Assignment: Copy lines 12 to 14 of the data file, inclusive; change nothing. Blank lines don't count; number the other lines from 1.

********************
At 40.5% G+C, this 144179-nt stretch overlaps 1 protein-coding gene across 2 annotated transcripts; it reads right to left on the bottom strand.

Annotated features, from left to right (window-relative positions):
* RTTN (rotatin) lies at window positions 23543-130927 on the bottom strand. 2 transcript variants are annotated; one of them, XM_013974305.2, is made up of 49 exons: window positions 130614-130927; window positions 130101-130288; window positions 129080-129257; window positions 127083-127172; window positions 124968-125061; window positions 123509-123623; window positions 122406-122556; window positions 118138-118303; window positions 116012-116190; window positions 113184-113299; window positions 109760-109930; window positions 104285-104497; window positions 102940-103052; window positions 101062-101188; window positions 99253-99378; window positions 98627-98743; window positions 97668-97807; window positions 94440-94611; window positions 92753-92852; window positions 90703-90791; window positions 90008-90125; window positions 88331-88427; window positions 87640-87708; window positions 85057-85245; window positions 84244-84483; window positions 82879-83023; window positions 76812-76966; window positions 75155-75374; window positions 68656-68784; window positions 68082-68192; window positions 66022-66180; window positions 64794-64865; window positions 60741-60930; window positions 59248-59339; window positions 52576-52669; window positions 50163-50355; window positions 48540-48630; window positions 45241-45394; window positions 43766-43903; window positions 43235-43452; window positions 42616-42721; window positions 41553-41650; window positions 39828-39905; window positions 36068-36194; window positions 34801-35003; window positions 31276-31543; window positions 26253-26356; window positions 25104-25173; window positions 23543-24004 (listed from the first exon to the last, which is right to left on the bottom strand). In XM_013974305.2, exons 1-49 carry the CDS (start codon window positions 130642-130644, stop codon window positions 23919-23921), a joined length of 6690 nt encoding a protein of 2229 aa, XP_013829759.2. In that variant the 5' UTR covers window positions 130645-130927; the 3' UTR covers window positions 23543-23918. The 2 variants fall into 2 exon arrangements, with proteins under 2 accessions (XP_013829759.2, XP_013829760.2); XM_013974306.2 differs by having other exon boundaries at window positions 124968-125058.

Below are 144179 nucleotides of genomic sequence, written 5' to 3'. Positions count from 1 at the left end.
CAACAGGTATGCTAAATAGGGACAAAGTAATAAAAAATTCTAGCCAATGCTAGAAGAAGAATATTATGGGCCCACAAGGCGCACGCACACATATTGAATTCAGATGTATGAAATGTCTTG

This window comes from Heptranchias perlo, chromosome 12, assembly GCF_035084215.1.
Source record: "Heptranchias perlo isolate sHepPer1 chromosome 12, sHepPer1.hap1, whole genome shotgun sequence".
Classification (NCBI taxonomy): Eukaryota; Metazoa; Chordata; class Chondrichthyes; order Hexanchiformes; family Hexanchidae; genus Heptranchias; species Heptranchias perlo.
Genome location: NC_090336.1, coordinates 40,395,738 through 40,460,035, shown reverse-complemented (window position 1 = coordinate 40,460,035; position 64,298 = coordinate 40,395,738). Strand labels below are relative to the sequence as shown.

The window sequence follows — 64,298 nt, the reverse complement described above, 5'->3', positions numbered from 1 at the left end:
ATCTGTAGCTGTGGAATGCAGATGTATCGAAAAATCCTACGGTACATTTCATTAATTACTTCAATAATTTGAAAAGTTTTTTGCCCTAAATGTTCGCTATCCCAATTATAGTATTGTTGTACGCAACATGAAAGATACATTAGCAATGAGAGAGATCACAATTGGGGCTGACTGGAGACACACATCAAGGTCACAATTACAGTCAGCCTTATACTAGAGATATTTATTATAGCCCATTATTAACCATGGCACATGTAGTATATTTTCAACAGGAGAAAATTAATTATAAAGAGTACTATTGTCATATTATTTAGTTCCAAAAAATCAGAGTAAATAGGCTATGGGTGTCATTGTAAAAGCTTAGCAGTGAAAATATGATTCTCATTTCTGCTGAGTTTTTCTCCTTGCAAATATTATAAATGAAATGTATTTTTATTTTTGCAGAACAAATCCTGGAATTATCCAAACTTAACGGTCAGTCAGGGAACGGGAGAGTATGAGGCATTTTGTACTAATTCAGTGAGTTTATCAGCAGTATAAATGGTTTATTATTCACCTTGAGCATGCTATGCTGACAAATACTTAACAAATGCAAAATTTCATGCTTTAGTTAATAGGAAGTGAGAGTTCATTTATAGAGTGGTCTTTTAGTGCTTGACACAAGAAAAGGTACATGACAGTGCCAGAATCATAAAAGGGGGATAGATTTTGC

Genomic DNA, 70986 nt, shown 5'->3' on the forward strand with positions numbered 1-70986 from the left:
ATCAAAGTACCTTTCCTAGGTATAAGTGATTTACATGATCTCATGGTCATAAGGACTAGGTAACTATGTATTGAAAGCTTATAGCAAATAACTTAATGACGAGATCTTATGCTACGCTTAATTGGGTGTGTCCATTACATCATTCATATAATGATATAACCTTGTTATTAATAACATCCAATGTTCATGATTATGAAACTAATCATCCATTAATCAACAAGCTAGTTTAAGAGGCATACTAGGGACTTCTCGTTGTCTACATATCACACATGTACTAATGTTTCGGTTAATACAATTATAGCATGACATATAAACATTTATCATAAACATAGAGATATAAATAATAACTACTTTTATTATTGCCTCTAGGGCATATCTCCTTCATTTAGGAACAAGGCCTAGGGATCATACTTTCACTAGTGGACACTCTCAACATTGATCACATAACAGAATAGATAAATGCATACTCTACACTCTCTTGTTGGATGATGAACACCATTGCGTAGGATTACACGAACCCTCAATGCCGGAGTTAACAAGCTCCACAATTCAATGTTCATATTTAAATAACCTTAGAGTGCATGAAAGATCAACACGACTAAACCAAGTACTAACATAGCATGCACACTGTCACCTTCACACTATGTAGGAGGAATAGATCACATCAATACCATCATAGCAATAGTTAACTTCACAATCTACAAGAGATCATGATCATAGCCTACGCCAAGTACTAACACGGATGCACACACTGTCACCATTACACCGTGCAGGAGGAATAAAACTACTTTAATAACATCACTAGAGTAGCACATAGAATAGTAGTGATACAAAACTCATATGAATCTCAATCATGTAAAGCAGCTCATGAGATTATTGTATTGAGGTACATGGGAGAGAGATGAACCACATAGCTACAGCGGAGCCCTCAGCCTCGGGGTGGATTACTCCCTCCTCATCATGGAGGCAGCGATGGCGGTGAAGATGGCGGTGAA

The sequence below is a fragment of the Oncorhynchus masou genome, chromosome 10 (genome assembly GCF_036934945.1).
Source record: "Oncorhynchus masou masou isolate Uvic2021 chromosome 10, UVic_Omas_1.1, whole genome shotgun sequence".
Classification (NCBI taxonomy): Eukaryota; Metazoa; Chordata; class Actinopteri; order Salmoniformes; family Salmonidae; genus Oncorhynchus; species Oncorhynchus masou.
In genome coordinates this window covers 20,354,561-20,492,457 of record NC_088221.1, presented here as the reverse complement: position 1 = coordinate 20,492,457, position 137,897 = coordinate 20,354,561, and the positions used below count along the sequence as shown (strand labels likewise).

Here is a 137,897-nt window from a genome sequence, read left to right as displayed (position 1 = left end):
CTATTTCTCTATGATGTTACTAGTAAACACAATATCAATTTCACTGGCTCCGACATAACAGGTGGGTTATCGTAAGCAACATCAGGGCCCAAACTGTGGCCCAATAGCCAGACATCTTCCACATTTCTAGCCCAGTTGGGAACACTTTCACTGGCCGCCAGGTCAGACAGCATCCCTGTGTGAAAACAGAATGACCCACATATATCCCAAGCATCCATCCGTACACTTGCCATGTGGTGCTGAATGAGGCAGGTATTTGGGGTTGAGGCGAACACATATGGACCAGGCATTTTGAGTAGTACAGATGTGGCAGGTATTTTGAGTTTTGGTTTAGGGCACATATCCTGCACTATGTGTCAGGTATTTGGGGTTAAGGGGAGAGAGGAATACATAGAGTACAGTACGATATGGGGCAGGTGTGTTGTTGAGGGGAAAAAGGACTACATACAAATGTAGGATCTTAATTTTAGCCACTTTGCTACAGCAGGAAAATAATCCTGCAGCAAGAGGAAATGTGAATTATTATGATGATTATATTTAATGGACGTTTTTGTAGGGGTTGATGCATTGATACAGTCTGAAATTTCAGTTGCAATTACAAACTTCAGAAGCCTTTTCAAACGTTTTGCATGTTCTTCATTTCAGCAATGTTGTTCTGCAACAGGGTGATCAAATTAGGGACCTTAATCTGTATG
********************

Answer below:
Genomic DNA, 70986 nt, shown 5'->3' on the forward strand with positions numbered 1-70986 from the left:
ATCAAAGTACCTTTCCTAGGTATAAGTGATTTACATGATCTCATGGTCATAAGGACTAGGTAACTATGTATTGAAAGCTTATAGCAAATAACTTAATGACGAGATCTTATGCTACGCTTAATTGGGTGTGTCCATTACATCATTCATATAATGATATAACCTTGTTATTAATAACATCCAATGTTCATGATTATGAAACTAATCATCCATTAATCAACAAGCTAGTTTAAGAGGCATACTAGGGACTTCTCGTTGTCTACATATCACACATGTACTAATGTTTCGGTTAATACAATTATAGCATGACATATAAACATTTATCATAAACATAGAGATATAAATAATAACTACTTTTATTATTGCCTCTAGGGCATATCTCCTTCATTTAGGAACAAGGCCTAGGGATCATACTTTCACTAGTGGACACTCTCAACATTGATCACATAACAGAATAGATAAATGCATACTCTACACTCTCTTGTTGGATGATGAACACCATTGCGTAGGATTACACGAACCCTCAATGCCGGAGTTAACAAGCTCCACAATTCAATGTTCATATTTAAATAACCTTAGAGTGCATGAAAGATCAACACGACTAAACCAAGTACTAACATAGCATGCACACTGTCACCTTCACACTATGTAGGAGGAATAGATCACATCAATACCATCATAGCAATAGTTAACTTCACAATCTACAAGAGATCATGATCATAGCCTACGCCAAGTACTAACACGGATGCACACACTGTCACCATTACACCGTGCAGGAGGAATAAAACTACTTTAATAACATCACTAGAGTAGCACATAGAATAGTAGTGATACAAAACTCATATGAATCTCAATCATGTAAAGCAGCTCATGAGATTATTGTATTGAGGTACATGGGAGAGAGATGAACCACATAGCTACAGCGGAGCCCTCAGCCTCGGGGTGGATTACTCCCTCCTCATCATGGAGGCAGCGATGGCGGTGAAGATGGCGGTGAA

The sequence below is a fragment of the Oncorhynchus masou genome, chromosome 10 (genome assembly GCF_036934945.1).